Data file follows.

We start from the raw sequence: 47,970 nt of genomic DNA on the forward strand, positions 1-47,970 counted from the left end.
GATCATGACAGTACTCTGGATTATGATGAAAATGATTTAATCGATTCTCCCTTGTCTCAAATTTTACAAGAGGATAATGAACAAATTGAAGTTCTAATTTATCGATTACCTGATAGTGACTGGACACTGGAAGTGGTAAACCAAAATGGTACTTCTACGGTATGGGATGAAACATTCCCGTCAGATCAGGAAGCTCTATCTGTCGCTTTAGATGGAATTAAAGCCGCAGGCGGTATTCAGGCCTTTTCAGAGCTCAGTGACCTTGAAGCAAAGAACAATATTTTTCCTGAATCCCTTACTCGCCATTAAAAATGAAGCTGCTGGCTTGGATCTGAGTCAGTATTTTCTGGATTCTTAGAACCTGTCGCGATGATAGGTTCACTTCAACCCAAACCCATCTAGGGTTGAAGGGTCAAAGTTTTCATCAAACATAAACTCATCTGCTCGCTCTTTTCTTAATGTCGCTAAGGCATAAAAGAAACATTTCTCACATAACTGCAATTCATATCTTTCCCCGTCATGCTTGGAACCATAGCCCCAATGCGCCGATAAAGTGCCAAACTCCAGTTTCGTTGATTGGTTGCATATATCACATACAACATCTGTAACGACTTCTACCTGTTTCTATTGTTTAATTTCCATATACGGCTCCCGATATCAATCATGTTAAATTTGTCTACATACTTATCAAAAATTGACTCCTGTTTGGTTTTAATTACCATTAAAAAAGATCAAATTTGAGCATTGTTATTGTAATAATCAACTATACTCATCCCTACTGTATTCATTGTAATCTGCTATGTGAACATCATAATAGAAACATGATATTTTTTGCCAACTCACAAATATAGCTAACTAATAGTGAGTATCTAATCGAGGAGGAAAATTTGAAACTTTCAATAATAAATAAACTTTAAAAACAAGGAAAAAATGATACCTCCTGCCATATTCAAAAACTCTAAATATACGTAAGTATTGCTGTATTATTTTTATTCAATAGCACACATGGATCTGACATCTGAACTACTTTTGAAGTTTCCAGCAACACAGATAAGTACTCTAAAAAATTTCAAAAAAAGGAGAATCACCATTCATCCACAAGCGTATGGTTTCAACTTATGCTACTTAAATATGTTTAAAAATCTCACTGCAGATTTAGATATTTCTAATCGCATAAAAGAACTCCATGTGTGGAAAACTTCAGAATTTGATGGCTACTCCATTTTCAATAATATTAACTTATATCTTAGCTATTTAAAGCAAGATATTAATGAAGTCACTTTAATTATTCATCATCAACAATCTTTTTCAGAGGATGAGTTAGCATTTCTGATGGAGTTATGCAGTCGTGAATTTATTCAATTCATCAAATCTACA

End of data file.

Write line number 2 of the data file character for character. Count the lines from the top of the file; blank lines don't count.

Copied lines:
GATCATGACAGTACTCTGGATTATGATGAAAATGATTTAATCGATTCTCCCTTGTCTCAAATTTTACAAGAGGATAATGAACAAATTGAAGTTCTAATTTATCGATTACCTGATAGTGACTGGACACTGGAAGTGGTAAACCAAAATGGTACTTCTACGGTATGGGATGAAACATTCCCGTCAGATCAGGAAGCTCTATCTGTCGCTTTAGATGGAATTAAAGCCGCAGGCGGTATTCAGGCCTTTTCAGAGCTCAGTGACCTTGAAGCAAAGAACAATATTTTTCCTGAATCCCTTACTCGCCATTAAAAATGAAGCTGCTGGCTTGGATCTGAGTCAGTATTTTCTGGATTCTTAGAACCTGTCGCGATGATAGGTTCACTTCAACCCAAACCCATCTAGGGTTGAAGGGTCAAAGTTTTCATCAAACATAAACTCATCTGCTCGCTCTTTTCTTAATGTCGCTAAGGCATAAAAGAAACATTTCTCACATAACTGCAATTCATATCTTTCCCCGTCATGCTTGGAACCATAGCCCCAATGCGCCGATAAAGTGCCAAACTCCAGTTTCGTTGATTGGTTGCATATATCACATACAACATCTGTAACGACTTCTACCTGTTTCTATTGTTTAATTTCCATATACGGCTCCCGATATCAATCATGTTAAATTTGTCTACATACTTATCAAAAATTGACTCCTGTTTGGTTTTAATTACCATTAAAAAAGATCAAATTTGAGCATTGTTATTGTAATAATCAACTATACTCATCCCTACTGTATTCATTGTAATCTGCTATGTGAACATCATAATAGAAACATGATATTTTTTGCCAACTCACAAATATAGCTAACTAATAGTGAGTATCTAATCGAGGAGGAAAATTTGAAACTTTCAATAATAAATAAACTTTAAAAACAAGGAAAAAATGATACCTCCTGCCATATTCAAAAACTCTAAATATACGTAAGTATTGCTGTATTATTTTTATTCAATAGCACACATGGATCTGACATCTGAACTACTTTTGAAGTTTCCAGCAACACAGATAAGTACTCTAAAAAATTTCAAAAAAAGGAGAATCACCATTCATCCACAAGCGTATGGTTTCAACTTATGCTACTTAAATATGTTTAAAAATCTCACTGCAGATTTAGATATTTCTAATCGCATAAAAGAACTCCATGTGTGGAAAACTTCAGAATTTGATGGCTACTCCATTTTCAATAATATTAACTTATATCTTAGCTATTTAAAGCAAGATATTAATGAAGTCACTTTAATTATTCATCATCAACAATCTTTTTCAGAGGATGAGTTAGCATTTCTGATGGAGTTATGCAGTCGTGAATTTATTCAATTCATCAAATCTACA